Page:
Using the GSE Text Analyzer in the classroom

Teacher in classroom

Sarah Kowash is an English teacher at Oxford House in Barcelona. She completed a CertTESOL in 2017, and has been teaching general and academic English ever since. Her current interests in the field of language teaching include materials development. Here, she shares some ideas for using the GSE Text Analyzer with your learners.  

The Global Scale of English Teacher Toolkit enables teachers to create unique lessons to suit the needs of a student or particular class. It provides flexibility in moving away from using a coursebook while still giving some structure to the class. You can use it for lesson planning, teaching mixed-ability classes and assessing student performance.  

Another recent addition to the Toolkit is the Text Analyzer. But what is it? And how can it help you plan a classroom activity?  

How the GSE Text Analyzer works 

Imagine you are designing a reading activity for your class. You want to use an authentic text, but how do you know it’s the right level for your learners?

This is exactly what the GSE Text Analyzer is designed for. It checks external texts from 10 to 500 words and tells you the CEFR level. It also produces a GSE level. These levels correspond to the CEFR but with added detail. So, you’ll see where the text is within a CEFR level. This will help you to assess if your learners will find it too easy, or too challenging.  

 The Text Analyzer also generates a list of words within the text which might be above its overall level and gives you a readability score. This uses information like the number of sentences and word count to determine how easy a text will be to read and understand. 

Designing reading tasks with the GSE Text Analyzer 

Students respond well to the use of authentic materials. It is important to find something that appeals to them. But it’s equally important to make sure the text you choose is at the right level for your learners. To follow Krashen’s theory of comprehensible input, you should be aiming for something just above their current level.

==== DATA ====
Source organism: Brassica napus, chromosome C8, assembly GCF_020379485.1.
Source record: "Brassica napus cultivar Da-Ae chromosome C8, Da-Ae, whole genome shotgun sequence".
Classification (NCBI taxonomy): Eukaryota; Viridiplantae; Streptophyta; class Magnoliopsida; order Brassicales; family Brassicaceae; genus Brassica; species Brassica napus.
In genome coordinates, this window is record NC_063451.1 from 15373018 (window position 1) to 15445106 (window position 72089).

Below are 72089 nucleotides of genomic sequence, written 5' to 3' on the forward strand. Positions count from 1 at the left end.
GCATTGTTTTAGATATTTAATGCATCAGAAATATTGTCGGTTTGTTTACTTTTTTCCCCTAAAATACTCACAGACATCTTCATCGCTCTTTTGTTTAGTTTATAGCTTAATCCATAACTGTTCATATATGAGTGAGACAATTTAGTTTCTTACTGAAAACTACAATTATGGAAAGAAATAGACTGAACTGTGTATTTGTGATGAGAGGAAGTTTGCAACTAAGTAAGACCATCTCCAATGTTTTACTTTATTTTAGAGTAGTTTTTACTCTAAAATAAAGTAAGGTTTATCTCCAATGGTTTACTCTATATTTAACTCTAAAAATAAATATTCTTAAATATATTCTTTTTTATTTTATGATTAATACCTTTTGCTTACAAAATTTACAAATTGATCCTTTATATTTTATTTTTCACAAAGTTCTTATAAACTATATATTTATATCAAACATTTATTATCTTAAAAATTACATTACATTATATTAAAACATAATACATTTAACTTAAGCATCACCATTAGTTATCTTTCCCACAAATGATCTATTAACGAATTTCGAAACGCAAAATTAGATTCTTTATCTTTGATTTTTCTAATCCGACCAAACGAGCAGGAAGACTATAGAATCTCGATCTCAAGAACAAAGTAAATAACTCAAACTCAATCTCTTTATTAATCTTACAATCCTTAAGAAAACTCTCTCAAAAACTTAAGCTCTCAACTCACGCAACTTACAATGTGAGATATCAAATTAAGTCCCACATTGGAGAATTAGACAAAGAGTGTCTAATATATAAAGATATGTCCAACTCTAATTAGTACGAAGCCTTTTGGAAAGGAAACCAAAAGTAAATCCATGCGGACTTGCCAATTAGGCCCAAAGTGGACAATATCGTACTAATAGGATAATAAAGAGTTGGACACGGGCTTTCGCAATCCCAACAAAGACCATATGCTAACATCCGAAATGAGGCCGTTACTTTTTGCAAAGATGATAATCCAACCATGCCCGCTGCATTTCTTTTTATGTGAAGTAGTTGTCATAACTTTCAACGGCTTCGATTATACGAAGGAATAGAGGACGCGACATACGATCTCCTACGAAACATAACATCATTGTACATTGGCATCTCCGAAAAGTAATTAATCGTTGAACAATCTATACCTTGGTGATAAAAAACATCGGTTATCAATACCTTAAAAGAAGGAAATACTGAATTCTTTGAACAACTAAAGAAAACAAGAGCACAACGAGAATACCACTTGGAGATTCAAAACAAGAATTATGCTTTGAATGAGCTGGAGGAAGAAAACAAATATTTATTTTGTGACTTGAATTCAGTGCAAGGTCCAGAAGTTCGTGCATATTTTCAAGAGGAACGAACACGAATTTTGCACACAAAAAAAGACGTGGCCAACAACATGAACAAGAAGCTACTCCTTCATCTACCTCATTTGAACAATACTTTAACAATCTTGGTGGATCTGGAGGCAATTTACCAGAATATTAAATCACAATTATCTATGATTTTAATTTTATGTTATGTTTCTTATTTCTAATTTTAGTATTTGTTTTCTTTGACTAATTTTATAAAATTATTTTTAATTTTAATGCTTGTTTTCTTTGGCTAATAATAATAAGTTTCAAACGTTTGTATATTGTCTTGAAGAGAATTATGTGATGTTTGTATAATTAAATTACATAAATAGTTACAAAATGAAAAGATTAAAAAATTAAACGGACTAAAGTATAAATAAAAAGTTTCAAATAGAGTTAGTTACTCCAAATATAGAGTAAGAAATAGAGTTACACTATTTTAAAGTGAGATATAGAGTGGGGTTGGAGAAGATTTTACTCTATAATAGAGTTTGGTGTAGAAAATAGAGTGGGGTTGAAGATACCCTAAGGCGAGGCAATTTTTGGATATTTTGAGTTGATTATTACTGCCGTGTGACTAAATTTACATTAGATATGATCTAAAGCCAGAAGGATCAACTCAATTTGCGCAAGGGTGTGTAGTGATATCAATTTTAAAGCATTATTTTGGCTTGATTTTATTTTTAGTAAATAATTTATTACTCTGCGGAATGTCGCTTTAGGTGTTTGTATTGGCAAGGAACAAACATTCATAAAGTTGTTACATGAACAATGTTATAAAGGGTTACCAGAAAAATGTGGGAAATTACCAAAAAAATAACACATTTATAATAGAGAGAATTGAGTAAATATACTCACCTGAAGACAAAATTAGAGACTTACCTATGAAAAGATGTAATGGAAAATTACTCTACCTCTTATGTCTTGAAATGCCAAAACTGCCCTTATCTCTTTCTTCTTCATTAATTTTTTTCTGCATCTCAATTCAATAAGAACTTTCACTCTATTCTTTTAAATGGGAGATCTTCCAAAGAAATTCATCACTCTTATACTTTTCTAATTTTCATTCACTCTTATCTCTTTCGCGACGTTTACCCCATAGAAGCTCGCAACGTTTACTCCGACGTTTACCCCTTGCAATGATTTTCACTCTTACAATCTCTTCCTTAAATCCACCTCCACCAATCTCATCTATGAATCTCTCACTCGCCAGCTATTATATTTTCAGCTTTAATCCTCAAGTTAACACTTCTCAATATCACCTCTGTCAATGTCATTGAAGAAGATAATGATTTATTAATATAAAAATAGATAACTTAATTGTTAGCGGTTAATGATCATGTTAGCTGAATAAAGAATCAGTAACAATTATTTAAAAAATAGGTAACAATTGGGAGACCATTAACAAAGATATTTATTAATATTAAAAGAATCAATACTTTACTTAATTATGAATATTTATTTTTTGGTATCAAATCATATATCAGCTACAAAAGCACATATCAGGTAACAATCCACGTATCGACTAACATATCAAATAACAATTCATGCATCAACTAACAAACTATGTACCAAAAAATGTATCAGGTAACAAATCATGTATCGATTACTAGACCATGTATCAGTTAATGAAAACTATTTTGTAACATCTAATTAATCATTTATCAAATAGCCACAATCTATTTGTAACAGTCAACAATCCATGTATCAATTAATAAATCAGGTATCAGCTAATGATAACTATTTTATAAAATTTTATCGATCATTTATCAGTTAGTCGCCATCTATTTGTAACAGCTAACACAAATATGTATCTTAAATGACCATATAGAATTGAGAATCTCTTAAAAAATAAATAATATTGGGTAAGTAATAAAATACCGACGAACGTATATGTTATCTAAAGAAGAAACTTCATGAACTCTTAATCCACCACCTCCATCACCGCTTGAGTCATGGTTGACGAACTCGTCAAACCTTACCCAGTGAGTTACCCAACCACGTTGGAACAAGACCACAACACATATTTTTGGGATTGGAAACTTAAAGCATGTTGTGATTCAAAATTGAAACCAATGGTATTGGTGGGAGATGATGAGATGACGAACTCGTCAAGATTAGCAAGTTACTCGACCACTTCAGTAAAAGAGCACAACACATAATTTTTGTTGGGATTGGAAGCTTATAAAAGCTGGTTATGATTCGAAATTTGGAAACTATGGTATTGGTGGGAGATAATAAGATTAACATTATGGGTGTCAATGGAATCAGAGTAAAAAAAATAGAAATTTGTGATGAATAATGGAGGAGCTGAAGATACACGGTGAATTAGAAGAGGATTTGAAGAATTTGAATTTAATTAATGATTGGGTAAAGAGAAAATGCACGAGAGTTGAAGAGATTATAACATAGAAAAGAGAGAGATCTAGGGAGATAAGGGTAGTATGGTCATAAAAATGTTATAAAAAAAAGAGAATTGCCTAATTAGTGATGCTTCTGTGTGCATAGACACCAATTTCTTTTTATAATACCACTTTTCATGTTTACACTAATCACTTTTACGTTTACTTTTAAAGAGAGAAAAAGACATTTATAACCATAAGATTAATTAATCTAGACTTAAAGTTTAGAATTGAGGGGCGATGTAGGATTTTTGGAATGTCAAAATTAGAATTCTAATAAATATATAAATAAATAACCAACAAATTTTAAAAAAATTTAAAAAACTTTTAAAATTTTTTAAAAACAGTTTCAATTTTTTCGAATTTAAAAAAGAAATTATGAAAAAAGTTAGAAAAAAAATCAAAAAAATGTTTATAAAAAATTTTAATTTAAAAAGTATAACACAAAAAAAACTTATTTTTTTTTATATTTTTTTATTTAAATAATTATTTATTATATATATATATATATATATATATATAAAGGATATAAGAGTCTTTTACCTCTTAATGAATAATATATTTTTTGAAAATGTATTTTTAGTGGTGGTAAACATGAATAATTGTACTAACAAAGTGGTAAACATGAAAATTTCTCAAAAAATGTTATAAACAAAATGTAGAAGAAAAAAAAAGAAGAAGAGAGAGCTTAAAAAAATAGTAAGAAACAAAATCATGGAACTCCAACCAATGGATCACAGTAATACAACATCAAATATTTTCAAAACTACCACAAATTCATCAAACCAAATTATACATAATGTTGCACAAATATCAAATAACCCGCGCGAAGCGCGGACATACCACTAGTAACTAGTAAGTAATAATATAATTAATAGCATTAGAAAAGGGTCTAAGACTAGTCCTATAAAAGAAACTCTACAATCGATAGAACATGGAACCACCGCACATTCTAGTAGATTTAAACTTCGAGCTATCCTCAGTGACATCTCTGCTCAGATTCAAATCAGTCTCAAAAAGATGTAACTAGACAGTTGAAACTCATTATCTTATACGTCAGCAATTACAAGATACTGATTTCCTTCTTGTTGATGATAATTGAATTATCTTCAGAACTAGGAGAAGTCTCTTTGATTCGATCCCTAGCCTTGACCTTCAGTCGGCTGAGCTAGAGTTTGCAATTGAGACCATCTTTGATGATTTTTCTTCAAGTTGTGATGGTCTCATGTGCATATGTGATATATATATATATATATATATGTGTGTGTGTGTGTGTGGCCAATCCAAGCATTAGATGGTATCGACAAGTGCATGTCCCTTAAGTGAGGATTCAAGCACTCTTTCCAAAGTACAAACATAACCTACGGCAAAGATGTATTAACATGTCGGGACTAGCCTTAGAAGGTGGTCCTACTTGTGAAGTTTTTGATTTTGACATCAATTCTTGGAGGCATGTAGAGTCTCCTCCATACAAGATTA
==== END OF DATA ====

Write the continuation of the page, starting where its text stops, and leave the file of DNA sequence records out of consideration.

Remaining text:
For example, if you have a B1 class, then a B2 text will challenge them and make them feel that they are learning something. However, a C1 text could be so challenging that it could actually demotivate your students. 

However, if you’ve copied and pasted the text into the Text Analyzer and you see that the level is too high, there are a few different options to make your reading task easier:  

  • You could simplify the text in order to make it more manageable. The Text Analyzer identifies which specific words are above the overall level of the text. So, you can change those words to simpler synonyms.
  • Or instead, you could use this word list to prepare a vocabulary pre-learning task before moving on to the reading exercise. 
  • You could also adjust the difficulty of the questions. If the text is a higher level, you can design simpler questions that focus on gist and scanning for specific information.  
  • If a text is lower than their level, your questions can be more challenging, for example, questions that make use of synonyms, or consider the author’s tone and attitude. 

Using the GSE Text Analyzer for reflective writing tasks 

The Text Analyzer is a powerful tool for making students aware of their own writing level. In higher-level exam preparation classes, one of the biggest challenges is getting students to utilize the vocabulary they learn in order to display a wider range of language and achieve a higher grade in their writing. So how can the Text Analyzer help in a writing workshop?  

First, present students with B1, B2, C1 texts and ask them to try and identify the differences between each level. Point out aspects of each text such as the varied length of sentences, and the range and complexity of vocabulary. Students can then predict what level their own writing would achieve, and run their own writing through the Text Analyzer to see if their prediction is correct. You could even extend this writing activity into an ipsative assessment, where students measure their success against their previous results.  

Grading your language with the GSE Text Analyzer 

Grading your language effectively can be a real challenge for teachers, especially when teaching mixed ability groups. The Text Analyzer is a helpful way of checking your written and spoken instructions in order to make sure you will be understood by your students. 

Try the free Text Analyzer today! 

Learn more about using the GSE

Here’s another post from Sarah on how to use the Learning Objectives to plan lessons backwards using constructive alignment. You can also learn how to use the Teacher Toolkit to target the right learning zone, teach integrated skills and help your learners set SMART goals.  


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